Back in the boardroom, friends Vincent and Jim repeatedly stop short of pointing the finger at each other, even though Sugar is clearly indicating that both of them are at fault – Jim for coming up with the name, and Vincent for not having a clear and distinct brand positioning. The former accusation is a bit unfair – Jim just offered the name up as one of many ideas during brainstorming, which is the whole point of brainstorming – but the latter is spot on.

Eventually, Vincent has to make a choice, and he elects to bring Ellie (for not offering very much) and, inexplicably, Natasha back in with him, letting Jim off the hook. It pretty much seals his own fate there and then.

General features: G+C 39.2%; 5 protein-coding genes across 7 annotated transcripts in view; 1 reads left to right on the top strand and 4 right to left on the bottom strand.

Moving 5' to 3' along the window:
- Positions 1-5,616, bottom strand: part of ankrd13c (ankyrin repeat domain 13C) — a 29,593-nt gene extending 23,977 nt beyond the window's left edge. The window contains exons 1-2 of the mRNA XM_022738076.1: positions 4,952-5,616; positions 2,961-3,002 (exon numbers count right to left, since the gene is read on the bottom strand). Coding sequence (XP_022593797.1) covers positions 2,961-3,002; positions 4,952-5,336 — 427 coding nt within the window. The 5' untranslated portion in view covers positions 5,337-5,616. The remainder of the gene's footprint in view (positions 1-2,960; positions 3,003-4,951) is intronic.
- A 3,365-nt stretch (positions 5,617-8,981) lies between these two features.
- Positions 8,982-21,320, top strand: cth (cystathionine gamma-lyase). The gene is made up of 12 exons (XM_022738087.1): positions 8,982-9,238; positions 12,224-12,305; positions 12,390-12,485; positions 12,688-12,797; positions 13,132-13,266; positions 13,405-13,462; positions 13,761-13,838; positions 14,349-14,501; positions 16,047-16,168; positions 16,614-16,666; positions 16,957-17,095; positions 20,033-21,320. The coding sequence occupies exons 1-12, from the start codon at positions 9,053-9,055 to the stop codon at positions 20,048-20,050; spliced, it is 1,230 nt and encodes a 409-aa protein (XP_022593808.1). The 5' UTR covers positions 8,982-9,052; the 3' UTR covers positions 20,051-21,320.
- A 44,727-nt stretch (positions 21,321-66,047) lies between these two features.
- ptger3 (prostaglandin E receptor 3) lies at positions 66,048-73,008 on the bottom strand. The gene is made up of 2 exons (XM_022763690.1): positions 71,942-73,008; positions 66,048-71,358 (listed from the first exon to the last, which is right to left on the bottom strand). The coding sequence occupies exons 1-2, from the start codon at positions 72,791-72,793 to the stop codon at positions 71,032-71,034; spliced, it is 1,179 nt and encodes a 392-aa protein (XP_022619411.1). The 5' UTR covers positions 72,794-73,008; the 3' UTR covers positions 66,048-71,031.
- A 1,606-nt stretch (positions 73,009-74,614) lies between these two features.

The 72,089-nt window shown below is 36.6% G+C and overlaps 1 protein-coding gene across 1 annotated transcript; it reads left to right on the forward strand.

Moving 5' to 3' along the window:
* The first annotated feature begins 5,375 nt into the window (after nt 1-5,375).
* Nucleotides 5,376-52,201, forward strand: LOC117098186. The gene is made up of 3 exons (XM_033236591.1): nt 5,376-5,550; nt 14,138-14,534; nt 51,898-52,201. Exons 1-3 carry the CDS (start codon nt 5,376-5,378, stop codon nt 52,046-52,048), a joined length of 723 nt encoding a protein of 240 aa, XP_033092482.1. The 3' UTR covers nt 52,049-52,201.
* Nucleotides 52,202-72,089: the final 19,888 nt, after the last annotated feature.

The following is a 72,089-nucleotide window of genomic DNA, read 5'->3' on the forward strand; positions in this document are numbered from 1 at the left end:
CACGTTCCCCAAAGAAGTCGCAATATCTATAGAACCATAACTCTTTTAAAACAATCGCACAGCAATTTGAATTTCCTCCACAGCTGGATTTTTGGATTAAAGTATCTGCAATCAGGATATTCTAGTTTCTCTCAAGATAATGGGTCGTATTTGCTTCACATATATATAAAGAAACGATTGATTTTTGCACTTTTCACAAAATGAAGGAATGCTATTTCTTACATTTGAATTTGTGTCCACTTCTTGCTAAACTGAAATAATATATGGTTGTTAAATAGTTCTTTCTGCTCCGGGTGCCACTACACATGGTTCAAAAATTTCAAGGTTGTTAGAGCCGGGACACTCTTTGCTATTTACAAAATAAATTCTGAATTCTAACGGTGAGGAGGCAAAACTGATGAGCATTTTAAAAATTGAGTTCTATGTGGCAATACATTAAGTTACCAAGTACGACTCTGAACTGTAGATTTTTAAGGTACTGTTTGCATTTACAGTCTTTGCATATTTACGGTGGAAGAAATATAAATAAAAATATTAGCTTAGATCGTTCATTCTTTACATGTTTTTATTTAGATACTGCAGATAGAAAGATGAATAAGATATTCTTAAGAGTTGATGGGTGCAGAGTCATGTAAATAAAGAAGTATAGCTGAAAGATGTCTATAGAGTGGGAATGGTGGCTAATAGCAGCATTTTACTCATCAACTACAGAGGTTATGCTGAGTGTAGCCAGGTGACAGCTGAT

As Sugar observes while the trio are fidgeting outside:

This Jim, he seems to have some kind of control over people. I don’t know why.

And back inside, Natasha wastes no time twisting the knife:

Tom’s voice was not heard cos you were so far up Jim’s behind you couldn’t see the wood for the trees.

It’s an easy decision now, right? Sugar trains his sights on Vincent, and then fires Ellie with the woolliest rationale I’ve seen since I last watched Shaun the Sheep:

I have to start thinking about who I’m going to go into business with. I haven’t seen much of you, Ellie, and I don’t think I could go into business with you, so I’m going to tell you that you’re fired.